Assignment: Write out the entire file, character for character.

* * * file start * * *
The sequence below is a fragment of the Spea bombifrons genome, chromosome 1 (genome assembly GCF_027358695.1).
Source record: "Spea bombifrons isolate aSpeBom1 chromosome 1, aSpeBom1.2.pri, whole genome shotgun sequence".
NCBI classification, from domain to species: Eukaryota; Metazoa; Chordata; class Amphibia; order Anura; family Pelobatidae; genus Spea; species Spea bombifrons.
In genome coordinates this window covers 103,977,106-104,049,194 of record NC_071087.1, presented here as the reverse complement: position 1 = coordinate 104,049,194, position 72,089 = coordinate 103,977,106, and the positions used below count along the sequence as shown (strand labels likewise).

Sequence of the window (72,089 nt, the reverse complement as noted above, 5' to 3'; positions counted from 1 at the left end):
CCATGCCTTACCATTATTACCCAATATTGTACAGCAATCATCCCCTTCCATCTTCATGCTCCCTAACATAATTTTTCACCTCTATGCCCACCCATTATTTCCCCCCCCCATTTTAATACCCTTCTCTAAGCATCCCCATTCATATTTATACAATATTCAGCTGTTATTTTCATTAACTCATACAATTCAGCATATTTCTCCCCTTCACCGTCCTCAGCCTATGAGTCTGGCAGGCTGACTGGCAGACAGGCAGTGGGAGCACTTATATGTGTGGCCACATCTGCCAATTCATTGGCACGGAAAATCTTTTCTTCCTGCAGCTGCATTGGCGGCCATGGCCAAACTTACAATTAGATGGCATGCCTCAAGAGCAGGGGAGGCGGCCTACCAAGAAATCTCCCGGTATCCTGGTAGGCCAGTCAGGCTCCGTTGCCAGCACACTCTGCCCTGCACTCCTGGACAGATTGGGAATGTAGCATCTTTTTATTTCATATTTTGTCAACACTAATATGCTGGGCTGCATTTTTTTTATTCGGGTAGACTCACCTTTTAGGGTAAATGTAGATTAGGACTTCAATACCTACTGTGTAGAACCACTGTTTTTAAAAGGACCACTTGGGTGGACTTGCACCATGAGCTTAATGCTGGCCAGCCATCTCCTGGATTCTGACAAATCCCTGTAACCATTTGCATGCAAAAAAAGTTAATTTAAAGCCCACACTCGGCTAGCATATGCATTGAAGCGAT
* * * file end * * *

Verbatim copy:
The sequence below is a fragment of the Spea bombifrons genome, chromosome 1 (genome assembly GCF_027358695.1).
Source record: "Spea bombifrons isolate aSpeBom1 chromosome 1, aSpeBom1.2.pri, whole genome shotgun sequence".
NCBI classification, from domain to species: Eukaryota; Metazoa; Chordata; class Amphibia; order Anura; family Pelobatidae; genus Spea; species Spea bombifrons.
In genome coordinates this window covers 103,977,106-104,049,194 of record NC_071087.1, presented here as the reverse complement: position 1 = coordinate 104,049,194, position 72,089 = coordinate 103,977,106, and the positions used below count along the sequence as shown (strand labels likewise).

Sequence of the window (72,089 nt, the reverse complement as noted above, 5' to 3'; positions counted from 1 at the left end):
CCATGCCTTACCATTATTACCCAATATTGTACAGCAATCATCCCCTTCCATCTTCATGCTCCCTAACATAATTTTTCACCTCTATGCCCACCCATTATTTCCCCCCCCCATTTTAATACCCTTCTCTAAGCATCCCCATTCATATTTATACAATATTCAGCTGTTATTTTCATTAACTCATACAATTCAGCATATTTCTCCCCTTCACCGTCCTCAGCCTATGAGTCTGGCAGGCTGACTGGCAGACAGGCAGTGGGAGCACTTATATGTGTGGCCACATCTGCCAATTCATTGGCACGGAAAATCTTTTCTTCCTGCAGCTGCATTGGCGGCCATGGCCAAACTTACAATTAGATGGCATGCCTCAAGAGCAGGGGAGGCGGCCTACCAAGAAATCTCCCGGTATCCTGGTAGGCCAGTCAGGCTCCGTTGCCAGCACACTCTGCCCTGCACTCCTGGACAGATTGGGAATGTAGCATCTTTTTATTTCATATTTTGTCAACACTAATATGCTGGGCTGCATTTTTTTTATTCGGGTAGACTCACCTTTTAGGGTAAATGTAGATTAGGACTTCAATACCTACTGTGTAGAACCACTGTTTTTAAAAGGACCACTTGGGTGGACTTGCACCATGAGCTTAATGCTGGCCAGCCATCTCCTGGATTCTGACAAATCCCTGTAACCATTTGCATGCAAAAAAAGTTAATTTAAAGCCCACACTCGGCTAGCATATGCATTGAAGCGAT